August 20, 2013
Anger is erupting in once sleepy villages, and ordinary people are coming together from all over the UK with the dawning realisation that their green and pleasant land is under threat of long lasting contamination by the government’s proposed shale gas ‘revolution’.
A Green MP was one of dozens of people to get arrested during a day of nationwide, peaceful, non-violent direct actions in protest against hydraulic fracturing (fracking) plans scheduled to affect 60% of the country.
Britons doing their own research on fracking
Forty wells are expected to be drilled between now and the 2015 General Election with the promise of 70,000 new jobs and lower council tax bills. But Britons remain largely unconvinced of Prime Minister David Cameron’s claims that there is “no evidence fracking is unsafe or damaging to the countryside” (http://www.dailymail.co.uk) .
Fracking, the process of drilling and injecting fluid into the ground at a high pressure to fracture shale rocks and release natural gas, has become highly controversial. People are watching the news and then doing their own research and finding that available information tends to be conflicting.
While the mainstream media throws its weight behind the industry, people are reading up on the impacts in America and Australia: air, land and water contamination in populated areas. With up to six hundred chemicals being used in fracking fluid, including the known carcinogens lead, mercury, uranium, arsenic and formaldehyde – serious sensory, respiratory, and neurological health problems are common. (http://www.dangersoffracking.com) .
Numerous reports of earthquakes, overspills, gas well explosions and violations of the treatment of water have had a disastrous effect on the lives of hardworking Americans and caused the deaths of fish and farm animals, according to the report, Fractured Communities – Case Studies of the Environmental Impacts of Gas Drilling, by environmental watchdog, Riverkeeper.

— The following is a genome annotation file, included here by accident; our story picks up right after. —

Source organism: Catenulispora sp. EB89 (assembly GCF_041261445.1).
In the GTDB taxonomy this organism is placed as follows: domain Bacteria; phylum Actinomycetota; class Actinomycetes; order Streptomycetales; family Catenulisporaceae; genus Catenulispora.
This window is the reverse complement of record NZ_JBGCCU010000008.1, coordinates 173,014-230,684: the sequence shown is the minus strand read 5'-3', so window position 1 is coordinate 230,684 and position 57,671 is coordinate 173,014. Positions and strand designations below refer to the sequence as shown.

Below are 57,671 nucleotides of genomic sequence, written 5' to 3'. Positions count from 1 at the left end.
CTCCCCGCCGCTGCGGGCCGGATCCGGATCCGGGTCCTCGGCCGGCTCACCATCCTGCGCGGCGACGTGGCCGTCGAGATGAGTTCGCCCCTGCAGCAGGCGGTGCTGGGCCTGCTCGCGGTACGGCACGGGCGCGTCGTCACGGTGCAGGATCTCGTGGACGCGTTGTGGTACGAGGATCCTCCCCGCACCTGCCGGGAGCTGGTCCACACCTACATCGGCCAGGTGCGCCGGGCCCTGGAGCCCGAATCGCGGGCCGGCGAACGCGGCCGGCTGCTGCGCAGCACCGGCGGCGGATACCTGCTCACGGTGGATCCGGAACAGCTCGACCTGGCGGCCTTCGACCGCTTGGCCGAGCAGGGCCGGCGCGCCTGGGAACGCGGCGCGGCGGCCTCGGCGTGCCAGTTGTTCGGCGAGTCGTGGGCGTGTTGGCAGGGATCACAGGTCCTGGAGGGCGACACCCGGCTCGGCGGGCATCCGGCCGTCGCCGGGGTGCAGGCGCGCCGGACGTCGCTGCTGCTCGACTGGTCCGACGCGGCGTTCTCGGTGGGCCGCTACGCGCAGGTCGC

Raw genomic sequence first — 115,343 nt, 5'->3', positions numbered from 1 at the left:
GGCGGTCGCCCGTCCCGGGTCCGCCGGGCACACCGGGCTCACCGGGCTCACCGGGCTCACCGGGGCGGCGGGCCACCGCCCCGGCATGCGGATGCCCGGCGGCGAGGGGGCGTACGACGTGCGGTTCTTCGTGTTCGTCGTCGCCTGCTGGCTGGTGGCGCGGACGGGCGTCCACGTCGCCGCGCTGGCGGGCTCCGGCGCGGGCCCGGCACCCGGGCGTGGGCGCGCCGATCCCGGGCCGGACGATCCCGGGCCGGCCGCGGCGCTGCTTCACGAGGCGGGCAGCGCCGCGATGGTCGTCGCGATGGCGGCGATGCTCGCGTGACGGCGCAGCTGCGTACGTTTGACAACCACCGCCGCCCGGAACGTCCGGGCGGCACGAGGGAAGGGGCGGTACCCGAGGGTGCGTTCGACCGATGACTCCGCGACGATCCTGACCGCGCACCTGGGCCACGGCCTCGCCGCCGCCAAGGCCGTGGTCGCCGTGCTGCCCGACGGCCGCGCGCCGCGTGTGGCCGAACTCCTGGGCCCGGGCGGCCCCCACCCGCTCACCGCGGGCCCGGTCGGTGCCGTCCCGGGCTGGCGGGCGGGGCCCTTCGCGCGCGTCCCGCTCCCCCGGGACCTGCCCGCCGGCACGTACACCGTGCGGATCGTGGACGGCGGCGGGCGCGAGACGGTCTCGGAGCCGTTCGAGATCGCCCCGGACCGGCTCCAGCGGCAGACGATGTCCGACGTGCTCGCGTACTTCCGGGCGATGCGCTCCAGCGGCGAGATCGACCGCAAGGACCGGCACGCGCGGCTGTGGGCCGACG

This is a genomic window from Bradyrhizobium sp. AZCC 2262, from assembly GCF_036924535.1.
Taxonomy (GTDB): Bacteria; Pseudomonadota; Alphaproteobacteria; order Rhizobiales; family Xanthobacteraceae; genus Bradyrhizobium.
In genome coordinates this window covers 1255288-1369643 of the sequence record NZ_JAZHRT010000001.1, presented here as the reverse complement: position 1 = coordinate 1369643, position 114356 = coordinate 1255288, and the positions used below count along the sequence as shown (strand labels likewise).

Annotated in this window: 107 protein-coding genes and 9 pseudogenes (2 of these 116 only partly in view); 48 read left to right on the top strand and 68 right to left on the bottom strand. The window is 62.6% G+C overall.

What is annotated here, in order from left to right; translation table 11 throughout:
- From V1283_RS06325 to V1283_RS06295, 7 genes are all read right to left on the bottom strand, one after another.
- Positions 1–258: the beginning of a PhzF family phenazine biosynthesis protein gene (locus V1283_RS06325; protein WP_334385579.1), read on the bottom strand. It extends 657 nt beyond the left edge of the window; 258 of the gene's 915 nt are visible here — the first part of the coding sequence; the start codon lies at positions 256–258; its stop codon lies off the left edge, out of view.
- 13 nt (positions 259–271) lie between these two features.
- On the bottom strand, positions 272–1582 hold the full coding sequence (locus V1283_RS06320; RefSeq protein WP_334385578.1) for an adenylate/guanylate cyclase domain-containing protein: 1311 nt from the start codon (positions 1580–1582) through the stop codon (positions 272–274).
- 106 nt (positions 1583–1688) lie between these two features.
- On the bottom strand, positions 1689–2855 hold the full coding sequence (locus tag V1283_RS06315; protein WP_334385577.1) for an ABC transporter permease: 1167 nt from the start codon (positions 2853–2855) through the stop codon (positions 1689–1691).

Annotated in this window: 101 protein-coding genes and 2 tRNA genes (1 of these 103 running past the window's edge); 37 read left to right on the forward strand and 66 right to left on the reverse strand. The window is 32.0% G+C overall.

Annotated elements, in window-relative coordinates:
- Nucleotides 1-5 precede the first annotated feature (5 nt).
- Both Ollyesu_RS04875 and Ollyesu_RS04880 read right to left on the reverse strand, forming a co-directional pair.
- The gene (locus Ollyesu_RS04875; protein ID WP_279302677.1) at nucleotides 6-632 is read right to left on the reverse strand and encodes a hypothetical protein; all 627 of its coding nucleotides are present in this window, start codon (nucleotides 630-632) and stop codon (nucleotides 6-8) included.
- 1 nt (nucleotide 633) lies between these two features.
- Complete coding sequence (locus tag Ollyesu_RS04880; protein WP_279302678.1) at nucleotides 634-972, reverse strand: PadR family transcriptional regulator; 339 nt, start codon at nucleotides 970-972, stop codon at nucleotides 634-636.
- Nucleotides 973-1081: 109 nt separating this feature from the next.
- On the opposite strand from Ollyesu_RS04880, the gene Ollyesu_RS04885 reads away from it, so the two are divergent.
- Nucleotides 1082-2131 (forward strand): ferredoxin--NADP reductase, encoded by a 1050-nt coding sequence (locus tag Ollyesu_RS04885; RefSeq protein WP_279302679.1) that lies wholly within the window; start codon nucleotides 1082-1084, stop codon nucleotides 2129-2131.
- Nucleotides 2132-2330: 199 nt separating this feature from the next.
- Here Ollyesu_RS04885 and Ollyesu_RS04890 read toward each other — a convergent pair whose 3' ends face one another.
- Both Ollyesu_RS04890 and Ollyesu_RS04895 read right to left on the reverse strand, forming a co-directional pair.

Oil industry is acting ‘in complete denial’ says former industry executive
In the UK we are reassured that our regulatory system is very different, and one of the most stringent in the world. However, former oil industry executive, Ian R Crane, who has supported the protests, disagrees. He says:
“Extraction techniques for unconventional oil and gas are not proven and don’t work the way the oil industry claims. They are acting in complete denial. This results in the contamination of water, air and serious health impacts. The oil industry is not transparent, it refuses to divulge the exact recipe and contents of the chemical mix they put into the water and sand.
“It’s outrageous cognitive dissonance. By the time the process is unleashed, it can’t be stopped. Once the toxicity is released in the geology, it can’t be brought back. The gas can flow into porous geology and migrate into rocks and soil, causing contamination, and then into the atmosphere. Where people have been exposed longterm, health impacts manifest. It creeps up in a gradual process of living in a methane contaminated environment – air, water and food.”
It takes two to four million gallons of water per well to frack, and this is causing droughts in the United States. In Australia, the Artesian Basin is being pumped for the same process. Unfortunately, there are no great lakes in the UK, and already our water supplies are depleted. So, aside from the pollution concerns, is fracking even sustainable? In the meantime, investment continues to be diverted away from clean, renewable energy such as wind and solar power. Mass civil disobedience and localised protests look unlikely to go away until safe, clean alternatives to Britain’s energy crisis are adopted and environmental concerns adequately addressed.
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This article was posted: Tuesday, August 20, 2013 at 5:09 am